There were more monstrous black holes in the early universe than previously thought, a new study suggests.
A new way to predict the masses of the largest supermassive black holes believed to lurk at the heart of most galaxies has shown that these cosmic titans may grow faster than previously believed.
The results, from novel computer modeling methods, suggest that, billions of years ago, black holes may have been larger than scientists had thought. This is a potential breakthrough, because it could help researchers understand how supermassive black holes reach such tremendous sizes.
"The black hole at the center of our galaxy is millions of times the mass of the sun, but we also see others that we think are billions of times the mass of the sun," study author Joseph Simon, a postdoctoral researcher at the University of Colorado, Boulder, said in a statement. "We have really good measurements for the masses of the supermassive black holes for our own galaxy and for galaxies close by. We don't have those same kinds of measurements for galaxies farther away. We just have to guess."
The two supermassive black holes that humanity has imaged so far serve as startling examples of just how large a mass range these cosmic monsters span. Sagittarius A* (Sgr A*), at the heart of the Milky Way, has a mass equal to around 4.5 million suns. The black hole that lurks within the galaxy M87, located around 6 million light-years away, has a mass equal to around 5 billion suns, however.
There are several theories about how supermassive black holes grow to incredible sizes, most of which involve the mergers of smaller black holes.
But there's a problem with this idea: Has there been enough time in the 13.8-billion-year history of the universe for these processes to grow supermassive black holes so big, especially the ones that existed billions of years ago?
"There's been the expectation that you would only see these really massive systems in the nearby universe," Simon said. "It takes time for black holes to grow."
Black holes were massive in the early universe
As colliding black holes swirl around each other, they send gravitational waves — ripples in space-time that Einstein's theory of general relativity says are created by massive accelerating objects — flowing out through space. The final clash of the black holes sends out a massive burst of gravitational waves signaling the merger. Some of these waves eventually wash over Earth and carry information about the events that created them.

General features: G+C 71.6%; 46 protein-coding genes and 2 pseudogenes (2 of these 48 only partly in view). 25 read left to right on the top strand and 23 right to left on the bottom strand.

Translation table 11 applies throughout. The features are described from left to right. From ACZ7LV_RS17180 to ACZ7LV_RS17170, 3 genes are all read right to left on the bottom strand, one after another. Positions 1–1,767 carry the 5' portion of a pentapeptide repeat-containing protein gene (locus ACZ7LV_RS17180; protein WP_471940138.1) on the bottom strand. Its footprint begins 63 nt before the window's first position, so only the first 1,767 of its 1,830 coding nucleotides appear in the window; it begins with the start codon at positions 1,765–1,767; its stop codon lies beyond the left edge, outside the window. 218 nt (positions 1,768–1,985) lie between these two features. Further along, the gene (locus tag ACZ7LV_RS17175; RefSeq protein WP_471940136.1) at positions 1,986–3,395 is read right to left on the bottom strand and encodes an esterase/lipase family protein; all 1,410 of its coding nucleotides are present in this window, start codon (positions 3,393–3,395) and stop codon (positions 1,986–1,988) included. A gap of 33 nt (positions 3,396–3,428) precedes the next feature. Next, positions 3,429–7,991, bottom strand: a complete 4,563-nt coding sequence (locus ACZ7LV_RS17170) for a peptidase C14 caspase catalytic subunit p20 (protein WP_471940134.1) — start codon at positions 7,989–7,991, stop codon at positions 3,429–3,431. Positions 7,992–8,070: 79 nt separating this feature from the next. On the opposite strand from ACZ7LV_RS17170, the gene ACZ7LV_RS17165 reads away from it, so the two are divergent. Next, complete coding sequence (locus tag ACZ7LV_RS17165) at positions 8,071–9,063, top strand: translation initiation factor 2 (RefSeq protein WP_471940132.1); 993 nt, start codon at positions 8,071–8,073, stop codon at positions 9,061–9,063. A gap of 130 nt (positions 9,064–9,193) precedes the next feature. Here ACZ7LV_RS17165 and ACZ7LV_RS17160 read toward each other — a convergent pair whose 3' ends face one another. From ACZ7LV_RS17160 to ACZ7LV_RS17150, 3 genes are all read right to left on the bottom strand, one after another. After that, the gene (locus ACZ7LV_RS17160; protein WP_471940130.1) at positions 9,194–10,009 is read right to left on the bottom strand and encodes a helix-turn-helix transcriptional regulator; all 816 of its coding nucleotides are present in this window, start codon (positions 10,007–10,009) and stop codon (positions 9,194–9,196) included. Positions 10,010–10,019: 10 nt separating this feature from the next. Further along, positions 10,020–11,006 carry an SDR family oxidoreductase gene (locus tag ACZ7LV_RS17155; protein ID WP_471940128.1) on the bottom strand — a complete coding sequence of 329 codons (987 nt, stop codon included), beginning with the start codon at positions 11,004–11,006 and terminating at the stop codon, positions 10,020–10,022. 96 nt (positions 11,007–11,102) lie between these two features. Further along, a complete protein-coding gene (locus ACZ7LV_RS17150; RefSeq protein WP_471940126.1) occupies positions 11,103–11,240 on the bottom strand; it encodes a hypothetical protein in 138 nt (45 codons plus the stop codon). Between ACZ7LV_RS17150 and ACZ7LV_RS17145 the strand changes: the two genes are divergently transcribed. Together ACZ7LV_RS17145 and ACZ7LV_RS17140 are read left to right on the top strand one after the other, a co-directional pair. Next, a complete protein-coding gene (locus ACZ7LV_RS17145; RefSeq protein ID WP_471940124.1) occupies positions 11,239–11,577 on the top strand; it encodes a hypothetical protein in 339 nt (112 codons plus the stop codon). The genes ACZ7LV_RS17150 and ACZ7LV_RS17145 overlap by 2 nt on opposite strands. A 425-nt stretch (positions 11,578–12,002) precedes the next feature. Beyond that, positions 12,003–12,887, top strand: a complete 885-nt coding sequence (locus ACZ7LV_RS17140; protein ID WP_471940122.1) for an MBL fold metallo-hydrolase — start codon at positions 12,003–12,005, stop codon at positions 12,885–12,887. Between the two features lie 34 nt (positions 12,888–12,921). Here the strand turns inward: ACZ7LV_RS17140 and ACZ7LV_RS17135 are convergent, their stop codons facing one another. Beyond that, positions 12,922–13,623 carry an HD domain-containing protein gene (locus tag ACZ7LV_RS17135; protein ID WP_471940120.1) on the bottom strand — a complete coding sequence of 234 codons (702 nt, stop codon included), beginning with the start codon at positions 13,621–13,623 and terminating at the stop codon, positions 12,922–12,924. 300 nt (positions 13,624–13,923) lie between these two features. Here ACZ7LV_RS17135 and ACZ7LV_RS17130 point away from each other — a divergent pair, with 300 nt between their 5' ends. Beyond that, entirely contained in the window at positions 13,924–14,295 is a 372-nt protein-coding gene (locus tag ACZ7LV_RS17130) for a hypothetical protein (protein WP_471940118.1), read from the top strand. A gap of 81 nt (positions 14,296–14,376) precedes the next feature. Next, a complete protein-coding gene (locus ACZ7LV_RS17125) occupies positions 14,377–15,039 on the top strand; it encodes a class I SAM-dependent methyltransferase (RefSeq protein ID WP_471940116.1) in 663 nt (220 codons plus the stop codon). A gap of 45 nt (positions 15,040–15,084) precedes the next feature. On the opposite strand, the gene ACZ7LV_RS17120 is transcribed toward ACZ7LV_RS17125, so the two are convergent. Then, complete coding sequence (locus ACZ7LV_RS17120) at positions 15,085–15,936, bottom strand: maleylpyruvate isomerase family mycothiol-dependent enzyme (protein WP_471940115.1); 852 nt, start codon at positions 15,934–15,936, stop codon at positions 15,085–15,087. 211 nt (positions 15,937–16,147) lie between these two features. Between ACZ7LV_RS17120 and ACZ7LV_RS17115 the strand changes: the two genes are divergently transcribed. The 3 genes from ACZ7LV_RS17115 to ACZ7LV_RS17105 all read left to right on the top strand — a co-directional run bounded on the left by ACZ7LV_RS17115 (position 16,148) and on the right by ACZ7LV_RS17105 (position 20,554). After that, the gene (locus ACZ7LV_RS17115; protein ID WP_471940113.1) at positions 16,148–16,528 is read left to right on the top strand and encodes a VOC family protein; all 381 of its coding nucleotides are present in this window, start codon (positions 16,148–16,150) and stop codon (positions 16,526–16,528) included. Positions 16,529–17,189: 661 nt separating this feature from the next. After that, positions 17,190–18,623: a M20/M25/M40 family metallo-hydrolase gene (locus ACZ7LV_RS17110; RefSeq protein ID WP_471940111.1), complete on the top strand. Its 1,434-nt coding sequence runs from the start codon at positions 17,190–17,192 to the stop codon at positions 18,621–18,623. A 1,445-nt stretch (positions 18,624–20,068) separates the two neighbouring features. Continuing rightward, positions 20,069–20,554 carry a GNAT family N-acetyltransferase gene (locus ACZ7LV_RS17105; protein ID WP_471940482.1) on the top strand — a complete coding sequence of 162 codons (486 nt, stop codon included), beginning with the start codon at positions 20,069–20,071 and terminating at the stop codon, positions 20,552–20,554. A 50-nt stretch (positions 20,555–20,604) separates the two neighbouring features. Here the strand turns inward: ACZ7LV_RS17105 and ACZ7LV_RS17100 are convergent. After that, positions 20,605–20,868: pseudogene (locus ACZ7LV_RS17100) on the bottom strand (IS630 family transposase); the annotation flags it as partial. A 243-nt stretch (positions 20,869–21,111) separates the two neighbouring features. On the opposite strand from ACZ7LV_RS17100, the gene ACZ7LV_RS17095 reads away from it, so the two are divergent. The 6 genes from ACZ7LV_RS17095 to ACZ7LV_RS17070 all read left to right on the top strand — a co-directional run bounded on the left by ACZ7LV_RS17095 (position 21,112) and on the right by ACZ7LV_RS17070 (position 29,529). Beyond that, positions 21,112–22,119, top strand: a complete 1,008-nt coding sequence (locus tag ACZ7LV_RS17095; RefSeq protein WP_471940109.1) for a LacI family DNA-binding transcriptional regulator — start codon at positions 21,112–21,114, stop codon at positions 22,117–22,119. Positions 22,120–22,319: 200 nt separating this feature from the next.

Simon is part of an effort called the North American Nanohertz Observatory for Gravitational Waves (NANOGrav), which has been hunting for a steady flow of gravitational waves called the "gravitational wave background." But, to fully understand this, scientists need to know the masses of supermassive black holes through cosmic history.
To develop a new way of determining black hole masses, even for distant examples, Simon gathered information about hundreds of thousands of galaxies, some of which are so far away that they are seen as they were billions of years ago. With this data, the researcher calculated black hole masses for some of the largest galaxies in the universe. He then employed computer modeling to simulate the gravitational waves that these objects would create.
This gave Simon a spread of masses for black holes in the universe dating back roughly four billion years. The data showed something unexpected: There was a larger selection of big galaxies and huge supermassive black holes in the universe billions of years ago than currently predicted.
The new research suggests that these monstrous supermassive black holes may not need as much time to grow as previously theorized. Similar conclusions have been reached by astronomers who have spotted unexpectedly large black holes lurking in the early universe.
In the next steps for this research, Simon intends to investigate black holes located even farther away from Earth and thus seen even earlier in cosmic history. He hopes that this investigation could help reveal how galaxies like the Milky Way form, given that supermassive black holes exert a tremendous influence over the galaxies that host them.
"Understanding the masses of black holes is critical to some of these foundational questions like the gravitational wave background, but also how galaxies grow and how our universe has evolved," he concluded.
The research was published in the May 30 edition of The Astrophysical Journal Letters.